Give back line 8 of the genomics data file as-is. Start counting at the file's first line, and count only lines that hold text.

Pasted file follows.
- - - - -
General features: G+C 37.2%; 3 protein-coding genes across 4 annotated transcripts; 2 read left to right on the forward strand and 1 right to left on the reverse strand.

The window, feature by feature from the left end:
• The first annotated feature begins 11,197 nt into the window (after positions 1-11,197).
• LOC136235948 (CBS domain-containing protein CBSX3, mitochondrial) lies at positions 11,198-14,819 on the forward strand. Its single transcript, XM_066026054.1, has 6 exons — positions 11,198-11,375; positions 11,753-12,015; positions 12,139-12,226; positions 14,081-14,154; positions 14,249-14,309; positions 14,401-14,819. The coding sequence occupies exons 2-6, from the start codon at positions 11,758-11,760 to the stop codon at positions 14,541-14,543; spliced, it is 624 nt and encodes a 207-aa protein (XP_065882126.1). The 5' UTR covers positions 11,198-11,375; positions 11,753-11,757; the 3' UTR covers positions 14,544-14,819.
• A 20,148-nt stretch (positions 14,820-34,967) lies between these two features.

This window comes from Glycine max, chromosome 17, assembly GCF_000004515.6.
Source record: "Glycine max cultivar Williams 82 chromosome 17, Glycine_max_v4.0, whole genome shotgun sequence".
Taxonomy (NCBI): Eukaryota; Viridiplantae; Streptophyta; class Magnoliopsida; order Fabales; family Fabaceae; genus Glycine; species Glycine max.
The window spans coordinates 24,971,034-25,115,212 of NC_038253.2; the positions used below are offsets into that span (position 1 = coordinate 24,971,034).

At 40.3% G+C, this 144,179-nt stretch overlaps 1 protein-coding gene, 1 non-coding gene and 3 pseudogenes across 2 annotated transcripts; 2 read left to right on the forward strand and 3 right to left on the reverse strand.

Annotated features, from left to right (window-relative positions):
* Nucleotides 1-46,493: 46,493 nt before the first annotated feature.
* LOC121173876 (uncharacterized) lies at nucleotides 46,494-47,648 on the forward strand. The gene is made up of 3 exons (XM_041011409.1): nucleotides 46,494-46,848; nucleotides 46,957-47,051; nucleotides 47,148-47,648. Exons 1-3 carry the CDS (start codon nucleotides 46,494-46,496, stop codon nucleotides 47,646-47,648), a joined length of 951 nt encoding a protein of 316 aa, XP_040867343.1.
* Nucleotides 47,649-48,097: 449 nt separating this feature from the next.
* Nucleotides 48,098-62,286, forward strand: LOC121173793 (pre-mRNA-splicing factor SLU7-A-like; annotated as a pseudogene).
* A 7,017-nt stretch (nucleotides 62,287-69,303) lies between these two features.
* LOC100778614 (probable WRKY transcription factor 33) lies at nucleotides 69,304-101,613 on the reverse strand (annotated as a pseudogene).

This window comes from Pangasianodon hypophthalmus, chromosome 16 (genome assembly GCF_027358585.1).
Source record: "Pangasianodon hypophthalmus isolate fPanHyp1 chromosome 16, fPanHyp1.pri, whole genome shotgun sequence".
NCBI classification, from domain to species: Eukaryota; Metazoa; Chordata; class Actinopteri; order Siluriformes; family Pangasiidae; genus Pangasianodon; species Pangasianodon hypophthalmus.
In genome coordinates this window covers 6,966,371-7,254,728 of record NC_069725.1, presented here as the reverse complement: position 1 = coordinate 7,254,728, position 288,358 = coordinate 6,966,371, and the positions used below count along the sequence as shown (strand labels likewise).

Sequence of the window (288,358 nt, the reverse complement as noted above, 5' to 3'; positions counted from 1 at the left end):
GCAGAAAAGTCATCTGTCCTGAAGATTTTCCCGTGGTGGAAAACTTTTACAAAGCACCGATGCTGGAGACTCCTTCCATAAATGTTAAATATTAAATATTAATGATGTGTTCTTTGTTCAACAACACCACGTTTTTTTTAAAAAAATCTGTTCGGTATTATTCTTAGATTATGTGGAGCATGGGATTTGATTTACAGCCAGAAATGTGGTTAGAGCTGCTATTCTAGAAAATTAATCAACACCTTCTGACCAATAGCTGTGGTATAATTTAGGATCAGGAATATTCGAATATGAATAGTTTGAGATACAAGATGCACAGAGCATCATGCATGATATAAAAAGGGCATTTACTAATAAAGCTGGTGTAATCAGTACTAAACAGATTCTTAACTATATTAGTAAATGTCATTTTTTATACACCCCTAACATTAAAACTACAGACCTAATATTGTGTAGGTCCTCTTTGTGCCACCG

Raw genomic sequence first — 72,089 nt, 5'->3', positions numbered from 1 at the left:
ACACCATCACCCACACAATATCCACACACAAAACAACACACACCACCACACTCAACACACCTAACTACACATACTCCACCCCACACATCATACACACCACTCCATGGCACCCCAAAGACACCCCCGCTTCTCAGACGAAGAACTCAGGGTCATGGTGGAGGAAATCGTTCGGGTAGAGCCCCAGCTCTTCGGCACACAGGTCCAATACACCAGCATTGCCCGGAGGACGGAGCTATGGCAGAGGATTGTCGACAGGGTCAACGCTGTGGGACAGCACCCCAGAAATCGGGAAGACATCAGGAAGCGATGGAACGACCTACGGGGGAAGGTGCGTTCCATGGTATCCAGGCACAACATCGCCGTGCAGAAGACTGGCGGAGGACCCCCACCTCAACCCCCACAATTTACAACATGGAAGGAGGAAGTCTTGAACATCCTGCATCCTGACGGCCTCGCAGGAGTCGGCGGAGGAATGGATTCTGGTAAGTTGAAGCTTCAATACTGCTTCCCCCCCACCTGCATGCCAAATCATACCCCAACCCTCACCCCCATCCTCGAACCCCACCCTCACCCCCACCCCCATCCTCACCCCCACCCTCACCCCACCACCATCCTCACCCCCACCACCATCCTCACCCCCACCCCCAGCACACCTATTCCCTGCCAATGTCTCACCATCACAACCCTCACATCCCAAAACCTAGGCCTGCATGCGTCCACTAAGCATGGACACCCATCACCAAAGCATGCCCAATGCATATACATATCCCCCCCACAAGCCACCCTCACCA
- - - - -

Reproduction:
Taxonomy (NCBI): Eukaryota; Viridiplantae; Streptophyta; class Magnoliopsida; order Fabales; family Fabaceae; genus Glycine; species Glycine max.